Mr. Bengston retired in 1973, at which time fifty acres of land were still in use. John McCutchin took over and still works there today having Art Anderson doing the supervising. Tony Lueken is the main operator and he looks after the fertilization of the fields and is tractor operator number one.
In 1975, they purchased a twelve-seater transplanting machine that hitches to the back of a tractor. Thirty-eight men and women are employed at the Nursery. Their work includes planting seeds and later transplanting the seedlings. They also do the task of weeding all the land where trees are planted. Each year stock is taken, which means counting every tree. This job takes time and patience on the part of the workers.
The Big River Forest Nursery currently owns approximately one hundred and eighty acres of land. Thirty-five acres in tree production and another forty-five are in summerfallow or green crops. An additional forty acres has been cleared for future expansion. The remaining land is unsuitable for tree production and remains in its natural state.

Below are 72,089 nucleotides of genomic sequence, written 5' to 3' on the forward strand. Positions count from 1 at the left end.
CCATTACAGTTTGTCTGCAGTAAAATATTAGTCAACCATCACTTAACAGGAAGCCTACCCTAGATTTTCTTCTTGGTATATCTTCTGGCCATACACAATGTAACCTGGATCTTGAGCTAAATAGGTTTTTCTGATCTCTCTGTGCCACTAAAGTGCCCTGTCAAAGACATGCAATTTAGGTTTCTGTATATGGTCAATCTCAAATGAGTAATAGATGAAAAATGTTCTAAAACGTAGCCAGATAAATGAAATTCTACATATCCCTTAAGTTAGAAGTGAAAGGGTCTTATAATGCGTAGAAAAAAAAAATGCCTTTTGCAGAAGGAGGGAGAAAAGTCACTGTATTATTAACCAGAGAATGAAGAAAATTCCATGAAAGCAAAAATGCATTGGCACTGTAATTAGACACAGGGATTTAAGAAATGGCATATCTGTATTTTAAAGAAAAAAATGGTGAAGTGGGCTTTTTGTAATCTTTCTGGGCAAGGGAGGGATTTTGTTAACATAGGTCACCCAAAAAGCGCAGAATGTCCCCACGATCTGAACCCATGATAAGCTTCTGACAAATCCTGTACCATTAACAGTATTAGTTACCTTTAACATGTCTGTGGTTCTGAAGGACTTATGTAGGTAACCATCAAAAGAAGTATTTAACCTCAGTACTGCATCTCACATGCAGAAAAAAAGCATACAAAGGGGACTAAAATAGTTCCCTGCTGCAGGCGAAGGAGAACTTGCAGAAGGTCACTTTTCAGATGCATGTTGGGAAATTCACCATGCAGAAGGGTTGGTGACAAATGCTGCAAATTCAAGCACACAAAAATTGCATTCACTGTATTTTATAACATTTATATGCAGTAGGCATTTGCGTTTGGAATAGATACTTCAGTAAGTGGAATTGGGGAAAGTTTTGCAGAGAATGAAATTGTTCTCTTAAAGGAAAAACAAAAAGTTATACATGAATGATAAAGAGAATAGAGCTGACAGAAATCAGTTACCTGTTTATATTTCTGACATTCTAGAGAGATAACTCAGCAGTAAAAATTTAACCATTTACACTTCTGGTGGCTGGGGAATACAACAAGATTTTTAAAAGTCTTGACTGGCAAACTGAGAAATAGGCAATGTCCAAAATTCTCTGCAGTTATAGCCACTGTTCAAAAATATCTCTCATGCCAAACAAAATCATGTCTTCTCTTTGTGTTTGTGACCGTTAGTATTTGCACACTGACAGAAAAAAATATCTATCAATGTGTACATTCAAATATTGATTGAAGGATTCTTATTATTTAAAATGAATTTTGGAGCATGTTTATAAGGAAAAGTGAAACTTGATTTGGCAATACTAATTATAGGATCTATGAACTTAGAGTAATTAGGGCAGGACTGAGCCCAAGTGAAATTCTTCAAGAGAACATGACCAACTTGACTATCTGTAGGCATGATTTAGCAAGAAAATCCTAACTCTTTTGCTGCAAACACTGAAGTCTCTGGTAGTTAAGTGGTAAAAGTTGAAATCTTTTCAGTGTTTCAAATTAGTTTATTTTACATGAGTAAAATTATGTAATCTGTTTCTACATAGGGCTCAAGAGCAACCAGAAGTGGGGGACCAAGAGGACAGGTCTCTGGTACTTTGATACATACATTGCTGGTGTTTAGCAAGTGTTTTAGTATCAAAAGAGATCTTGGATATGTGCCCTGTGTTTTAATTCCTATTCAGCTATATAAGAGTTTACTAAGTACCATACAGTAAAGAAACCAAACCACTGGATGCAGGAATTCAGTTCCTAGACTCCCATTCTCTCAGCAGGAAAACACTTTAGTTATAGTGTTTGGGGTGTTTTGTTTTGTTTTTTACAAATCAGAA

Production at the Nursery consists exclusively of coniferous species, namely white spruce and jackpine, with limited amounts of blue spruce, Scotch pine and lodge-pole pine.
The Big River Nursery, in conjunction with the Prince Albert Nursery, provides reforestation stock to replenish cut-over and burned-over forest lands and understocked areas where natural regeneration is inadequate for potential timber production throughout Saskatchewan.
The cordwood cutting industry came as a natural result of the homesteaders clearing land. Almost everyone used wood burning stoves in those days, consequently there was a substantial demand for firewood.
Felling trees with a swede saw and limbing them with an axe wasn't an easy job. Often the women would be out working along with the men helping in any way they could. Every cord meant a little money for badly needed essentials.
The wood was cut in four foot lengths and split. It was put in piles until it was hauled to town with horses or oxen and sold.
Most of the business places bought cordwood as they used wood-burning furnaces. They paid from seventy-five cents to one dollar a cord. Some people bought the wood in pole lengths and cut it up themselves.